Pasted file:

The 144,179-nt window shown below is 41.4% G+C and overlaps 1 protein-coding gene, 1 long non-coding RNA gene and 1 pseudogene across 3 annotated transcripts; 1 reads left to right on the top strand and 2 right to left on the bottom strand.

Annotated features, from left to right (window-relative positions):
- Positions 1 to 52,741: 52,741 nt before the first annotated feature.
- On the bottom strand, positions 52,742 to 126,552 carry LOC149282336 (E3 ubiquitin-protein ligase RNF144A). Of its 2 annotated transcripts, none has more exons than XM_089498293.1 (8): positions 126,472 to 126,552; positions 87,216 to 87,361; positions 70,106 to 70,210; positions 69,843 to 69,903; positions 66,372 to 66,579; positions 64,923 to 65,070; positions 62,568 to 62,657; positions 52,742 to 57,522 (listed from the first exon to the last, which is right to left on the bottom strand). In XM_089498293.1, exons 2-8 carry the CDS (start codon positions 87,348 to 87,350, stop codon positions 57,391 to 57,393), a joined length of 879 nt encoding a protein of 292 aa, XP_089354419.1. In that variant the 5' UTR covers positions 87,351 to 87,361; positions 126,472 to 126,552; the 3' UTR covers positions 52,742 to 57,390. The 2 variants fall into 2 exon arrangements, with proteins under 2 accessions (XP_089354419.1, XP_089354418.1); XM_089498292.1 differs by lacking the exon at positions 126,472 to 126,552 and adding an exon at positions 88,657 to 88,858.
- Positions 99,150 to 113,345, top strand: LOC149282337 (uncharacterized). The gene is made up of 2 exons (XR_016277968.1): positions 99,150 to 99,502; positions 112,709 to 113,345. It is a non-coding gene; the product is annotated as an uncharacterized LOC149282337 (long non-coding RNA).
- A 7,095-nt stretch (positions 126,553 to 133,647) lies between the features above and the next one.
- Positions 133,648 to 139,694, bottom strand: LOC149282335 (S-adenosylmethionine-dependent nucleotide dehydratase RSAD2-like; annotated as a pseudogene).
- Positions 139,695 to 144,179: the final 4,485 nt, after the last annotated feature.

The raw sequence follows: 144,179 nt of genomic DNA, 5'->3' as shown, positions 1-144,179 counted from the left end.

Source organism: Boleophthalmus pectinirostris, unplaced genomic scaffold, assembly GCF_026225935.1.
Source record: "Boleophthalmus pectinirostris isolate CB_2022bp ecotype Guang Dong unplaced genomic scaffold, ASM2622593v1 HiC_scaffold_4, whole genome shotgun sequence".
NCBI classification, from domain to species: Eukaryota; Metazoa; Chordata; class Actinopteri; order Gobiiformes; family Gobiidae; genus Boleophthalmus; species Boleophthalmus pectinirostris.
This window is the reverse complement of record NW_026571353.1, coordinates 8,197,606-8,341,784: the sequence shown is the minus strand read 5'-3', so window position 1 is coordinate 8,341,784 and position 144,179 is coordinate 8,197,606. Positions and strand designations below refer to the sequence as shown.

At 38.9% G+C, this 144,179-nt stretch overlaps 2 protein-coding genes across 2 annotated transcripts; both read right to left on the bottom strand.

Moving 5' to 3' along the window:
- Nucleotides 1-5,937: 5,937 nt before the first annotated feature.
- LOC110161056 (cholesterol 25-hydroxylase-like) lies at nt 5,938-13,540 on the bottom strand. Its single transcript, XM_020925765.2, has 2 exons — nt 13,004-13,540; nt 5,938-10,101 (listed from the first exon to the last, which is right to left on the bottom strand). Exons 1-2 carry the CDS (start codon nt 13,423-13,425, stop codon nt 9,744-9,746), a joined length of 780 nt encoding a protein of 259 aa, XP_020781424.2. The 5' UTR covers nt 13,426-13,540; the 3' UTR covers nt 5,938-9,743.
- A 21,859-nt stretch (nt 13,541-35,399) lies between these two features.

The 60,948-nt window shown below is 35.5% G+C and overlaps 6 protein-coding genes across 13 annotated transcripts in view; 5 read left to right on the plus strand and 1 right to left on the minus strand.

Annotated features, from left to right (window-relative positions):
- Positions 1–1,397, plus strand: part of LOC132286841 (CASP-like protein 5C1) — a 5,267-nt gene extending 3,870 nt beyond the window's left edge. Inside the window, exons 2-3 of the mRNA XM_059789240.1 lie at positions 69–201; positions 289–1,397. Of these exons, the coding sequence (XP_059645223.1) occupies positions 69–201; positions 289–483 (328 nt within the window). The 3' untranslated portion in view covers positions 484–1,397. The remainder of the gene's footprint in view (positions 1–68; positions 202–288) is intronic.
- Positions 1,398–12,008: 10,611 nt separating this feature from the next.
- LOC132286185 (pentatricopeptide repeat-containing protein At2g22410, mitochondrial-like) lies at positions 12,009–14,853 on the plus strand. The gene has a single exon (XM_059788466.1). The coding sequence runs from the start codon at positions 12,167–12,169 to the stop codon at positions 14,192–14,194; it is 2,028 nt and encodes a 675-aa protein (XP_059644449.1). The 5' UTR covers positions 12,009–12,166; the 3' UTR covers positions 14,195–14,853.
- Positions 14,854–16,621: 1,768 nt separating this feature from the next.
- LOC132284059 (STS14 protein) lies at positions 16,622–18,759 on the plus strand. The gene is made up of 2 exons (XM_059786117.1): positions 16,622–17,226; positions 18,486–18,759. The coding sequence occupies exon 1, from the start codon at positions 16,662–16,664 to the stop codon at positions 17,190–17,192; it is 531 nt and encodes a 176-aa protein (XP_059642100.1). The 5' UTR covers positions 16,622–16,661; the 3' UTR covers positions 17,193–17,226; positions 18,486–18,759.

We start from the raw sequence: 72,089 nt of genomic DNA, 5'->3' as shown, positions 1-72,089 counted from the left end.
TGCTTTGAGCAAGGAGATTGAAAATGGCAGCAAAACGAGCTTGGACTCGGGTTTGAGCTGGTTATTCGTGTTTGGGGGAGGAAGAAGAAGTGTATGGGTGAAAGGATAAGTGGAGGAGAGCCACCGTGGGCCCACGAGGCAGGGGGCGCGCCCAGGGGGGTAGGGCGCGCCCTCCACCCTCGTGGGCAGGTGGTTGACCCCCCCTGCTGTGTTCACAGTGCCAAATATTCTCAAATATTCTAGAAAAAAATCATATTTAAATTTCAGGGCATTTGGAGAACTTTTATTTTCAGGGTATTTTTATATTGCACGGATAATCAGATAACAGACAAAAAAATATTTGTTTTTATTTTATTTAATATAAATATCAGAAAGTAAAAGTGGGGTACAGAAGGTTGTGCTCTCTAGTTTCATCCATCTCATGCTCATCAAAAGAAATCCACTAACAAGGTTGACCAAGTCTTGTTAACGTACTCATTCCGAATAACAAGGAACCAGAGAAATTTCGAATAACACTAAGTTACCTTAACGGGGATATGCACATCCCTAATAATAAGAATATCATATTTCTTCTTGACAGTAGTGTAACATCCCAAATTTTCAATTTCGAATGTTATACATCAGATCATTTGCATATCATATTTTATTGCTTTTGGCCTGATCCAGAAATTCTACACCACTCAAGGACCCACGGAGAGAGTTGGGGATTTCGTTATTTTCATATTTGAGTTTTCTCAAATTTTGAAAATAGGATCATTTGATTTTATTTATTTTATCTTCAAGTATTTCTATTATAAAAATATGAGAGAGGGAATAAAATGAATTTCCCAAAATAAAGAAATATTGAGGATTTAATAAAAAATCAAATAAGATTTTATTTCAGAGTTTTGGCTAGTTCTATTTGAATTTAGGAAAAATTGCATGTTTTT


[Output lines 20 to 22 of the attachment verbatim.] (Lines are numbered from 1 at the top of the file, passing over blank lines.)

Annotated features, from left to right (window-relative positions):
- Positions 1–1,397, plus strand: part of LOC132286841 (CASP-like protein 5C1) — a 5,267-nt gene extending 3,870 nt beyond the window's left edge. Inside the window, exons 2-3 of the mRNA XM_059789240.1 lie at positions 69–201; positions 289–1,397. Of these exons, the coding sequence (XP_059645223.1) occupies positions 69–201; positions 289–483 (328 nt within the window). The 3' untranslated portion in view covers positions 484–1,397. The remainder of the gene's footprint in view (positions 1–68; positions 202–288) is intronic.
- Positions 1,398–12,008: 10,611 nt separating this feature from the next.